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I Just Watched...

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The Promoter aka The Card (1952)  -  7/10

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British comedy with Alec Guinness as an ambitious young man who uses his wits to further himself in early-1900's society. He never passes up a chance to earn money, and isn't above using schemes and connections to get more. Also featuring Glynis Johns, Valerie Hobson, Petula Clark, Joan Hickson, Edward Chapman, Michael Hordern, Wilfrid Hyde-White, and Joey the Mule as himself. A clever script and keen performances highlight this fine example of 50's English comedy. Fans of Guinness should get a kick out of the musical cue at the end of the film.

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The Savage (1952)  -  6/10

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Technicolor western with Charlton Heston as a white man raised by Sioux indians after his family were killed by a Crow war party. Now an adult, Heston is wary about his people entering a war footing with the white settlers coming west, so he attempts to minimize their potential conflict by posing as a scout for the U.S. Cavalry troops escorting the settlers. Also featuring Susan Morrow, Joan Taylor, Peter Hansen, Richard Rober, Don Porter, Milburn Stone, Michael Tolan, John Miljan, and Ted de Corsia. Run-of-the-mill outing with nice costumes and some surprising violence. I liked Milburn Stone as a seen-it-all cavalry man.

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I’m not a big fan of CAPRA, but I’m watching MR DEEDS (again) right now. 

1. Damn GARY COOPER was FINE (and a pioneer for men who wear eyeshadow)

2. There’s actually an excellent and very accurate description of manic depression that occurs in the court room scene at the end of the film, It’s meant to be played for larfs And not taken seriously, but to be perfectly honest with you, I think COOPERs character completely and absolutely fits the bill. 

 

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Brewster McCloud (1970) 7/10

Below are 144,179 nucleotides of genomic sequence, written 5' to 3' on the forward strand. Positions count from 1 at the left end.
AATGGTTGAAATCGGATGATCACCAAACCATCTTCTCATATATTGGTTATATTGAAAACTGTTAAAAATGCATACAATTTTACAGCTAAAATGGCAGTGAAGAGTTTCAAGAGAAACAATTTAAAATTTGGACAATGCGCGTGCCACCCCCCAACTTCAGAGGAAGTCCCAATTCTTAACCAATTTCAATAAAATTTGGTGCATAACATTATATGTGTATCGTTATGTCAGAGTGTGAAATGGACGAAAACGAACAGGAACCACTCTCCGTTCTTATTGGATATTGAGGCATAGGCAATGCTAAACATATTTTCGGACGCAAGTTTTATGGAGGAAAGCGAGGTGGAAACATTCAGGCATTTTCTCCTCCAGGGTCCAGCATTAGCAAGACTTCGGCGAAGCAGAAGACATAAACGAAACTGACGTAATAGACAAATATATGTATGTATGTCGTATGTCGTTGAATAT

Robert Altman's followup to "M*A*S*H". Bud Cort is the title character, a strange young man who believes he has figured out how to fly like a bird. He is protected by a guardian angel (Sally Kellerman) with clipped wings. He then becomes a suspect in a series of murders of people who are found strangled and covered in bird droppings. Shelley Duvall nearly steals the film as a kooky tour guide who falls for McCloud. It is her first film and she wears these huge false eyelashes, she later has a passionate kissing scene with a guy right after she vomits. One of the most fun things about the film are some funny references to other movies. Margaret Hamilton (Wicked Witch Of The West herself) plays a nasty old woman who becomes one of the murder victims. She is found dead wearing a pair of ruby slippers! There are few references to "Bullitt" as well. Michael Murphy plays a "super cop" investigating the murders, he is a direct parody of Steve McQueen's Lt. Frank Bullitt, complete with turtleneck sweaters and upside down shoulder holster. The famous chase scene is lampooned here as well, Shelley Duvall plays the crazy driver in this one, she even puts on gloves and clips on her seat belt before the chase, an exact copy of the original scene. 

This is worth seeing, it loses a bit of steam toward the end, but the funniest parts are hilarious.

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Scaramouche (1952)  -  7/10

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Technicolor swashbuckler with Stewart Granger as Andre Moreau, a late 18th century Frenchman who gets caught up in the pre-revolutionary intrigue affecting the country. He earns the ire of nobleman and expert swordsman Mel Ferrer, so Granger hides out among a theatrical troupe while also honing his own fencing skills, in order to one day exact his revenge. Also featuring Eleanor Parker, Janet Leigh, Nina Foch, Richard Anderson, Henry Wilcoxon, John Dehner, Robert Coote, and Lewis Stone. Sumptuous production values highlight this costume adventure tale. The sword fightin' ain't bad, neither.